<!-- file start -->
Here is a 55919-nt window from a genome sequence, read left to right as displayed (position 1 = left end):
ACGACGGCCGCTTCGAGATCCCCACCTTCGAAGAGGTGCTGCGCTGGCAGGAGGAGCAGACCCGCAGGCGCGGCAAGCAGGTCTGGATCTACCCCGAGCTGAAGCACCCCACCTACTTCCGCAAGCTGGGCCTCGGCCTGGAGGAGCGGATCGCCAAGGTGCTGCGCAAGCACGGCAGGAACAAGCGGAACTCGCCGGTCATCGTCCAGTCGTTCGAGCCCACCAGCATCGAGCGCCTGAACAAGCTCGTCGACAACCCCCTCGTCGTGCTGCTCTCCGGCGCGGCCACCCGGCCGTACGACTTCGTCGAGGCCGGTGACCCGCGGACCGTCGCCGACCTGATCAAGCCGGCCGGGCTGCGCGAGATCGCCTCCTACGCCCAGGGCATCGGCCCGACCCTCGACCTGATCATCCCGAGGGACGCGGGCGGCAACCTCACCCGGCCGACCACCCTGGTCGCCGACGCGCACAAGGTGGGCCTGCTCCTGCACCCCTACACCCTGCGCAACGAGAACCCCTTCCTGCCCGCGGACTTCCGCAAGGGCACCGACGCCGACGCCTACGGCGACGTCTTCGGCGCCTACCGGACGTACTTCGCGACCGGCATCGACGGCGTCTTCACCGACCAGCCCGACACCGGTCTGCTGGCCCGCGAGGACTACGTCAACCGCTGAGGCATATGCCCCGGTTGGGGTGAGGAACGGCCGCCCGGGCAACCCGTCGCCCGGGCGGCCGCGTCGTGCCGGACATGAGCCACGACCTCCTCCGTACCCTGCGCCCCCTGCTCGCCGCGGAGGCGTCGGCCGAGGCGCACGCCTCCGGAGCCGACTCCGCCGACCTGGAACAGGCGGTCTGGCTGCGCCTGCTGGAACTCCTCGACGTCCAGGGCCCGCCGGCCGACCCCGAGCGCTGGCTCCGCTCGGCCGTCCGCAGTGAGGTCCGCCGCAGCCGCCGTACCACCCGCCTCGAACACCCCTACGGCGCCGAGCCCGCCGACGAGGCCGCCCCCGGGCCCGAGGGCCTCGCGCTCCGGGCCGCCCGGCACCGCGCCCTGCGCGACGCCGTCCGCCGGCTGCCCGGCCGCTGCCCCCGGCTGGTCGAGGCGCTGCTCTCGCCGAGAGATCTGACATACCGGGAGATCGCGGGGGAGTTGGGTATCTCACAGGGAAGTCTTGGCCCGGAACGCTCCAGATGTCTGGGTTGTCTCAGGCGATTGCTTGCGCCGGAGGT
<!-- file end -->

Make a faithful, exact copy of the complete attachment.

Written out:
Here is a 55919-nt window from a genome sequence, read left to right as displayed (position 1 = left end):
ACGACGGCCGCTTCGAGATCCCCACCTTCGAAGAGGTGCTGCGCTGGCAGGAGGAGCAGACCCGCAGGCGCGGCAAGCAGGTCTGGATCTACCCCGAGCTGAAGCACCCCACCTACTTCCGCAAGCTGGGCCTCGGCCTGGAGGAGCGGATCGCCAAGGTGCTGCGCAAGCACGGCAGGAACAAGCGGAACTCGCCGGTCATCGTCCAGTCGTTCGAGCCCACCAGCATCGAGCGCCTGAACAAGCTCGTCGACAACCCCCTCGTCGTGCTGCTCTCCGGCGCGGCCACCCGGCCGTACGACTTCGTCGAGGCCGGTGACCCGCGGACCGTCGCCGACCTGATCAAGCCGGCCGGGCTGCGCGAGATCGCCTCCTACGCCCAGGGCATCGGCCCGACCCTCGACCTGATCATCCCGAGGGACGCGGGCGGCAACCTCACCCGGCCGACCACCCTGGTCGCCGACGCGCACAAGGTGGGCCTGCTCCTGCACCCCTACACCCTGCGCAACGAGAACCCCTTCCTGCCCGCGGACTTCCGCAAGGGCACCGACGCCGACGCCTACGGCGACGTCTTCGGCGCCTACCGGACGTACTTCGCGACCGGCATCGACGGCGTCTTCACCGACCAGCCCGACACCGGTCTGCTGGCCCGCGAGGACTACGTCAACCGCTGAGGCATATGCCCCGGTTGGGGTGAGGAACGGCCGCCCGGGCAACCCGTCGCCCGGGCGGCCGCGTCGTGCCGGACATGAGCCACGACCTCCTCCGTACCCTGCGCCCCCTGCTCGCCGCGGAGGCGTCGGCCGAGGCGCACGCCTCCGGAGCCGACTCCGCCGACCTGGAACAGGCGGTCTGGCTGCGCCTGCTGGAACTCCTCGACGTCCAGGGCCCGCCGGCCGACCCCGAGCGCTGGCTCCGCTCGGCCGTCCGCAGTGAGGTCCGCCGCAGCCGCCGTACCACCCGCCTCGAACACCCCTACGGCGCCGAGCCCGCCGACGAGGCCGCCCCCGGGCCCGAGGGCCTCGCGCTCCGGGCCGCCCGGCACCGCGCCCTGCGCGACGCCGTCCGCCGGCTGCCCGGCCGCTGCCCCCGGCTGGTCGAGGCGCTGCTCTCGCCGAGAGATCTGACATACCGGGAGATCGCGGGGGAGTTGGGTATCTCACAGGGAAGTCTTGGCCCGGAACGCTCCAGATGTCTGGGTTGTCTCAGGCGATTGCTTGCGCCGGAGGT